To learn more about the materials and other stud specifications we offer, or to learn about the stud welding tools, welding guns, accessories, and other stud welding supplies Northland Fastening Systems provides, contact us at (651) 730-7770. You can also request a quote online to get started working with us today.

 

Physical Effects of Stud Welding and the Advantages of Automation

Stud welding is a fabrication technique that is critical to a wide range of manufacturing industries. Not only is it used in equipment manufacturing of all shapes and sizes, it’s also an important part of building construction and other large structures. Because of the immense prevalence of stud welding in the industrial world, it’s important to have access to quality stud welding equipment, studs of all dimensions and materials, and comprehensive accessories. That’s why Northland Fastening Systems provides everything fabricators need for their stud welding projects and services.

Stud welding, though an effective and widely versatile fabrication method, requires a lot of repetitive motions. Technicians often perform more than 1,000 welds in one day on the job, and the repeated motions involved in the process can take a physical toll. However, this effect is not the only impact that welding technicians experience with long-term stud welding work.

 

Impact of Prolonged Stud Welding

Stud welding technicians are exposed to two types of potential physical harm:

  1. Physical stress from the bending motions of welding many studs repeatedly
  2. Various health risks from the fumes created in the welding process

Of these two, the fumes created with each stud weld operation is an issue addressed less often than it should be. The heat and pressure of both drawn arc and CD stud welding operations creates a plume of respirable metalloid particles small enough to be forced into a radius of approximately 12-20 inches. These plumes can contain zinc, nickel, iron, copper, manganese, chromium, cobalt, lead, and more, depending on the welding materials.

Many welding technicians wear little-to-no breathing protection, and because of this may be at greater risk for lung cancer, metal fume fever, pneumonia, and bronchitis. Some studies have also shown that welders exposed to welding fumes over extended periods of time may be at greater risk of developing Parkinson’s disease. Despite this danger, there are many ways to minimize the potential of physical damage from the fumes and the welding process itself.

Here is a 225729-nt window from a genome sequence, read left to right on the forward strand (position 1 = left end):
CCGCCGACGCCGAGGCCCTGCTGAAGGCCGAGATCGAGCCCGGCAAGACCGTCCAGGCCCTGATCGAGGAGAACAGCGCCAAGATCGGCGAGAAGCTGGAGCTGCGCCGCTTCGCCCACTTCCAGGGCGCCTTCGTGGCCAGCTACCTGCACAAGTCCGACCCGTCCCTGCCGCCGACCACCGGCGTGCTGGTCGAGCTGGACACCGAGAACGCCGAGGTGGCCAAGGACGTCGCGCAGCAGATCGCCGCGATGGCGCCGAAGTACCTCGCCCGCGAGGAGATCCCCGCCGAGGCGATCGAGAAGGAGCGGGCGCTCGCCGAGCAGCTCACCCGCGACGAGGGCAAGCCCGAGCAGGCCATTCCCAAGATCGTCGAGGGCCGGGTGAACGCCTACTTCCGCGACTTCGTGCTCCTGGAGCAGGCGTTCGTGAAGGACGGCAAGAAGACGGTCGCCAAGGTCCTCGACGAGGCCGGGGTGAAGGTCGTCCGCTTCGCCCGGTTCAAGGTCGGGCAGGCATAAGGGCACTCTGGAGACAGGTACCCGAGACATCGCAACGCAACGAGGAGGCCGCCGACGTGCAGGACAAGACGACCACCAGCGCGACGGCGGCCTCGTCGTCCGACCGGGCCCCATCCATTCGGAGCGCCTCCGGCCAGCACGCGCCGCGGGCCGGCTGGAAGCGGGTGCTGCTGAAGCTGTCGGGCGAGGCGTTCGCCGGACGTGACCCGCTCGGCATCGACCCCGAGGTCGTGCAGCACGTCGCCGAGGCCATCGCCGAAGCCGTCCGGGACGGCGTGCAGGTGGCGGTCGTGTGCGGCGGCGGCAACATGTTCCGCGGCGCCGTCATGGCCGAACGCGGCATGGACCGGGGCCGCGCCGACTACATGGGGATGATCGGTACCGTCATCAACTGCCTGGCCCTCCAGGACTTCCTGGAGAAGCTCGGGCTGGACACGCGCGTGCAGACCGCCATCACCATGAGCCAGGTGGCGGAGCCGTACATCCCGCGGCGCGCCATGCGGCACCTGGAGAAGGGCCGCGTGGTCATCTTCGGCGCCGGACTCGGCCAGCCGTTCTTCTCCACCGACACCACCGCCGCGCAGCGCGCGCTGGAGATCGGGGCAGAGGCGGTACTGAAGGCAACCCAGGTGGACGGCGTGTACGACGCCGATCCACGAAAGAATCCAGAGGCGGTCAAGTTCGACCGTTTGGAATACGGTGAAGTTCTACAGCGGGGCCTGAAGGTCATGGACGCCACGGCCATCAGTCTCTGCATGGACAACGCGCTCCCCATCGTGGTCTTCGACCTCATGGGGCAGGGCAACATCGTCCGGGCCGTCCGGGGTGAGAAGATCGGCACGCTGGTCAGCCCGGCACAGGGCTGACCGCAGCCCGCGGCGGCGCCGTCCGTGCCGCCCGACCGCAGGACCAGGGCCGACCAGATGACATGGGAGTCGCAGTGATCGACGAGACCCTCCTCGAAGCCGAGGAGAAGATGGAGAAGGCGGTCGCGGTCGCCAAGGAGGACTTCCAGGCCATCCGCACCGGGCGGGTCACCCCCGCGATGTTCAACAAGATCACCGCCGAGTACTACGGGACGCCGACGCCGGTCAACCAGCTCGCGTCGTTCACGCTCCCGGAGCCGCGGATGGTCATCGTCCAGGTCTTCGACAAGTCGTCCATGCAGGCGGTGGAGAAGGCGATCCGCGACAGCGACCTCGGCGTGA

How Automation Can Protect Your Welders

Automated stud welding offers many solutions for preventing or limiting health risks and physical long-term effects many welders experience. NFS offers automation capabilities that can change the way your welding technicians perform their tasks. Stud welding units that are automated can greatly reduce the need for technicians to perform repeated physical movements to establish a weld connection. Automation also often removes the welding technician’s breathing zone from the dangers of the welding plume. Limiting the exposure to fumes and the time spent performing repetitive motions can significantly reduce physical harm to your stud welding technicians. NFS provides a wide range of automated stud welding equipment, including units that can withstand harsh environments.

 

Protecting your workers and streamlining your stud welding production starts with automation. Get started with Northland Fastening Systems today and contact us at (651) 730-7770 to learn more about minimizing the health risks of stud welding and the benefits of automation.

Fabricating Clean Electrical Enclosures with Quality Stud Welding

Northland Fastening Systems (NFS) utilizes the capabilities and benefits of stud welding operations for a wide range of manufacturing purposes. We also provide stud welding services for a variety of industries, offer stud welding tools for rent and sale, and sell a comprehensive assortment of studs and accessories.

Because of the versatility stud welding offers in so many fabrication processes, it’s a valuable option for many projects, big or small. With our variety of products, tools, and stud welding services, NFS is a fully outfitted provider for all stud welding manufacturing requirements in the U.S. and worldwide. If you’re looking to get started on your stud welding and need direct access to all you need at one friendly location, look no further than NFS.